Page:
Geneva Initiative: The Art of the Possible


"Politics is the art of the possible" is a famous quotation attributed to the Prussian Otto Von Bismarck. Instead of standing steadfast on one's position, politicians are supposed to make deals which include compromises; they are supposed to be experts at getting things done instead of just arguing or shouting at those who hold different positions.

The other evening at the University of Geneva a large audience was privileged to listen to several speakers who demonstrated what politics should be. Yossi Belin from Israel and Yasser Abed Rabbo from Palestine, the driving forces behind the Geneva Initiative, spoke as one voice of what a future peace might look like in the Middle East.

Eight years after the original launching of the Initiative, they had arrived at a comprehensive document which describes in detail solutions to such thorny issues as refugee return and Jerusalem as the capital of Israel and an eventual Palestinian state. Rather than the self-serving rhetoric of Bernard-Henry Levy, Belin and Rabbo calmly and realistically presented what they thought should be acceptable to both sides. They empathized with the other, showing both knowledge and understanding of what was possible for the other side to accept, a real lesson in political realism.

But, unfortunately, they are not the final deciders. Belin and Rabbo are now part of civil society; they are not Prime Minister Netanyahu or the leader of Hamas or the Palestinian Authority. While democracy is supposed to be the rule of the people, there are no serious official negotiations taking place today between Israelis and Palestinians because the leaders refuse to budge from their positions. While the evening was a demonstration of the outstanding work by the two delegations, the possibility of a peaceful resolution of the 60 year conflict remains beyond their powers and efforts. Neither had a definitive answer as to how to get the powers that be to use their roadmap. The roadmap remains a roadmap with no driver in the car; we don't know who will implement the Initiative.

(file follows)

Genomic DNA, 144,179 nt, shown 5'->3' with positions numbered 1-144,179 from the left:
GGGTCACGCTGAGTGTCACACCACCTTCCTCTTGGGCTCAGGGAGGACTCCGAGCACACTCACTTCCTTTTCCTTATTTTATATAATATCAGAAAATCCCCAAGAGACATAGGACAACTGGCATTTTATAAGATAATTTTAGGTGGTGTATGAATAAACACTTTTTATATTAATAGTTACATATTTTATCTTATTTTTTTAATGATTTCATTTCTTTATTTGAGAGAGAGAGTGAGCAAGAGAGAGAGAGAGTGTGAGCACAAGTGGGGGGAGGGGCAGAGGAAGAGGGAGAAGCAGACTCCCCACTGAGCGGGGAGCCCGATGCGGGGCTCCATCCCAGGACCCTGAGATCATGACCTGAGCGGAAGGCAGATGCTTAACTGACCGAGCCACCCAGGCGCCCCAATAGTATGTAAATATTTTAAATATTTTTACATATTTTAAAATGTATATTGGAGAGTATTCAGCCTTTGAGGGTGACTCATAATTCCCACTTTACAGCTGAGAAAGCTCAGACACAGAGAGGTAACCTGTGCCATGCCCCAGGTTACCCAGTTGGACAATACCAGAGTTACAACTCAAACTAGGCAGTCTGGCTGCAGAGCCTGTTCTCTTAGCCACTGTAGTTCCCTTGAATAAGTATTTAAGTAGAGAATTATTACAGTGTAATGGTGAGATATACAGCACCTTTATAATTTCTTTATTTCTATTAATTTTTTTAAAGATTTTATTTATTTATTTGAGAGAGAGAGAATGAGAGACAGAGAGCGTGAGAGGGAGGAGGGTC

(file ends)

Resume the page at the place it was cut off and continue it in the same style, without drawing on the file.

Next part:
Listening to the wisdom of the two in full admiration of their empathetic capacities, I thought of the United States Congress and the stalemate over some form of debt reduction. The Republicans refuse to move on any form of tax increase while the Democrats are reluctant to cut back on certain entitlements. The supercommittee failed, opening the way for draconian cuts which could reduce defense spending in half threatening national security. Neither party would move; neither party would budge.

Finally, many speakers at the University praised Geneva with its tradition of neutrality and role in peace negotiations. The Israelis and Palestinians recognized the importance of the efforts of Micheline Calmy-Rey and the Swiss Foreign Ministry in supporting the Initiative. Perhaps there were also lessons to be learned from the speakers for local politicians about the art of the possible and how negotiations should take place. Listening to political debates in Geneva and Bern convinces me that from time to time all politicians should be reminded of what the art of the possible means. Self-serving rhetoric is demagogy, not politics, and the audience understood the difference by warmly applauding Belin and Rabbo and booing BHL.


November 23, 2011


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